Read more here.
by Chris Roush
Colin Pope, the editor of the Austin Business Journal in Texas, writes about his no-voting policy.
Pope writes, “I started the no-voting practice in the 1990s when I was assigned to the City Hall beat at a daily newspaper. I was uncomfortable with the expectation of fairly covering politics professionally, and then personally I was allowed to pick sides. Wouldn’t that jeopardize, or at least slow down, my ability to report objectively? There’s little worse than a biased journalist so I recused myself from the political process as a precaution. At first only on City Council races I covered, and then on any issue or race I may need to report on — even presidential races.
“I also stopped sharing my personal political views with my friends, co-workers and even my wife. I wouldn’t think of giving money to a campaign, and I don’t sign most petitions.
“Some news organizations prohibit their reporters from making political contributions due to credibility issues yet few abstain from voting, but I’m glad I did. I held onto the philosophy when I moved to the Austin Business Journal and even when I took the role of editor.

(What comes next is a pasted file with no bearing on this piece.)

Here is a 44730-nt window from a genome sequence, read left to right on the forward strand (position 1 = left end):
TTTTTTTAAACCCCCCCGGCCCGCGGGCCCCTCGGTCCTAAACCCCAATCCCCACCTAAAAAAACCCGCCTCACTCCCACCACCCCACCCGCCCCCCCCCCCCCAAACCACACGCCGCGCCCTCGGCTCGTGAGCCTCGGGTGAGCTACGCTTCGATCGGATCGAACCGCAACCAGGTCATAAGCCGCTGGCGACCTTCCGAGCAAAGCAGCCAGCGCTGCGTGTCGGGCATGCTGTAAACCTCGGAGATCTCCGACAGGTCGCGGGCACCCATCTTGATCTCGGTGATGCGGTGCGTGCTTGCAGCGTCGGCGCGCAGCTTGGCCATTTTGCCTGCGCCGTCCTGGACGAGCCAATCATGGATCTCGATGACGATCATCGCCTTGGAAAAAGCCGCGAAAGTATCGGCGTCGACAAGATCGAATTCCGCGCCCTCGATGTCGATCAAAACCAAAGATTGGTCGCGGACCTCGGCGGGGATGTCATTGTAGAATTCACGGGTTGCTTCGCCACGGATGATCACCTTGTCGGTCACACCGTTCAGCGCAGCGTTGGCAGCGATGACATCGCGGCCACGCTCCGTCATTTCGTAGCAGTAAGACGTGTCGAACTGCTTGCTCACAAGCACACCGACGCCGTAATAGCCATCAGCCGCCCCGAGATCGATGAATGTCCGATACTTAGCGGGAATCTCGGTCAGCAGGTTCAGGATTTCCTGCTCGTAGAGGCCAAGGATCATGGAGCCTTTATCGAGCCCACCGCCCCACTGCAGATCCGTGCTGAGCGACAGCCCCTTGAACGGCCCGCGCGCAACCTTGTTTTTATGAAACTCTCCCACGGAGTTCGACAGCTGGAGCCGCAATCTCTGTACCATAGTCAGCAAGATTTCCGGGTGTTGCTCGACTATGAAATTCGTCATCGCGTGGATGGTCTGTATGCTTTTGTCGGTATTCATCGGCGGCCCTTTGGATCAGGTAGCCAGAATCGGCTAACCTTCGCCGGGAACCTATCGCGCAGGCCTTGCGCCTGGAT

“We cover only local business but politics still seeps into my job, seemingly always during the rare times when I put my reporter hat back on. I found myself talking about issues in the presidential race just recently when I interviewed HomeAway CEO Brian Sharples during one of our Face 2 Face breakfasts. He happened to work at Bain Capital alongside Mitt Romney. Wouldn’t you have a question or two about that?”
Read more here.
by Adam Levy
A growing trend in journalism revolves around branded or sponsored content — individuals or companies pay to place their editorial creations alongside the “real” journalism.
It’s not new; advertorials have been around for a while.
But more and more websites are allowing it — even some run by major news organizations — and the line is blurring. It’s not always clear what’s “real” and what’s someone with an agenda is placing.
On the surface, I don’t mind it. Yes, I know, it runs smack into the basic tenet of journalistic independence and all that. But, if it’s clearly labeled as a story told by a company and paid for by them than I don’t see the issue.
Last year, When Nissan CEO Carlos Ghosn toured the carmaker’s earthquake-damaged plant in Japan a camera crew followed him around. That crew was in-house employees of Nissan’s newsroom. The content was posted on the company’s website and shown on YouTube. It was well done. I watched it.
Why not take the initiative and create your own story – about a product, about an issue (climate change, obesity), whatever the case be? In the days of shrinking news holes, I don’t mind companies standing up and going outside the traditional journalism box to tell their story.